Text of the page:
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Fitting the Mold
Maye Musk's message is a positive one. She's saying a lot of things that people want to hear and should be listening for: find your natural body levels, stop feeling guilty about what you eat and how you eat it and -- most of all -- feel good about yourself. It's the subtext of Feel Fantastic: Maye Musk's Good Health Clinic, the Toronto dietitian's book from Macmillan Canada, that should be raising eyebrows.
Musk says -- sometimes even using the words -- that you should feel good about yourself, but you'll feel better if you fit into a size six dress. "It's a disadvantage to carry extra weight around," Musk said in a recent interview in Vancouver. Studies, says Musk, link excess weight to chronic disease and, "Carrying extra weight is a disadvantage in the work market."
While she concedes that it's unfortunate that society and the media force people in general and women in particular, into shape molds, her response is to help mold people into that shape.
The ex-model has a half dozen degrees of varying levels: all related to diet and eating, so it's a good guess she knows what she's talking about when she gives her no-nonsense, largely common sense advice. And she looks great. At 48, this mother of three adults is even more lovely than the slightly-out-of-focus book jacket photo indicates. Lithe, energetic and attractive in the way of ex-models: like she's expecting a fashion shoot to break out any moment.
Those looking for the secret that will unlock their fatty woes and turn them into willowy ex-models will need to keep searching. In various sections Musk tells us to eat right, eat sensibly, exercise regularly and get some self-esteem. No secrets or breakthroughs here: just all the stuff everyone since our mother has been telling us. If anything, this version is at least slightly more simplistic and less creative than previous attempts.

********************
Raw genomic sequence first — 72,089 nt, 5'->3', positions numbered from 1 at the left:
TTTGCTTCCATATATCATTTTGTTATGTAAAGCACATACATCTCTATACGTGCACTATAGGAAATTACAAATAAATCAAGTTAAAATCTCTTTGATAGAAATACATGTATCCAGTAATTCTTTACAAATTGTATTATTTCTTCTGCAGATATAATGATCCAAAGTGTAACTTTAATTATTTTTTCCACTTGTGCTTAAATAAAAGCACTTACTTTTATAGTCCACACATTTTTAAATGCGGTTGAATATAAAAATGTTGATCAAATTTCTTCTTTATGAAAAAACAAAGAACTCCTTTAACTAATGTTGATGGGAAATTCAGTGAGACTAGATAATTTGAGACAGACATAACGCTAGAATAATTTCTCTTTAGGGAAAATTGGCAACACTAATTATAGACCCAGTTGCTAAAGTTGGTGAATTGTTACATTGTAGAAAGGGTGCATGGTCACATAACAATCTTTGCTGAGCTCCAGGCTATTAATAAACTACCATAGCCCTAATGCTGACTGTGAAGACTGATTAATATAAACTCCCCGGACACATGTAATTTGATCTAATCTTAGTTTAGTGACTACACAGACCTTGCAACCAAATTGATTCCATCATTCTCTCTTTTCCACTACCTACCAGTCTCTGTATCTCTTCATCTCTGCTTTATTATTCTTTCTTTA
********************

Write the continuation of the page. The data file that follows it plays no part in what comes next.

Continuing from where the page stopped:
People come to her Toronto practice, says Musk, because they need a bit of help organizing their lives and their diet. The questions she answers in Feel Fantastic are simple. "They were actual questions from my clients. I'd get them and write them down."
Musk answers these simple questions with equally simple answers. To Musk, "It's about making choices. Small changes you can live with for the rest of your life."
For instance, Musk tells people who are "closet eaters" to come out into the open. "Don't say, 'I can't have that chocolate.' Just don't have it unless you can eat it in front of someone." Simple things like this, says Musk, can make a longtime difference in people's eating habits.
"If you want to have a lovely dessert after a nice dinner, don't make excuses. After all, you're having it because it's delicious!" Getting rid of the guilt is a part of the battle.
Musk's personal trick for dealing with the dinner-out dessert blues is insisting that her dinner companion share her dessert. "If they won't, I'll pout and have a cappuccino or something," says Musk. But if they do, she knows that at least half of the dessert won't end up inside her.
Through the ex-model-turned-dietitian conversation comes some very good advice. "People need to eat when they're hungry. Not just when they're bored or tired or angry and distressed." Be aware of what you eat and how you eat and plan some sort of exercise program into your day.
"All people want to see is that there's hope to just lose the weight gradually. A chance again to be successful." And if success does indeed equal dress sizes, Feel Fantastic will be a huge seller. -- 1997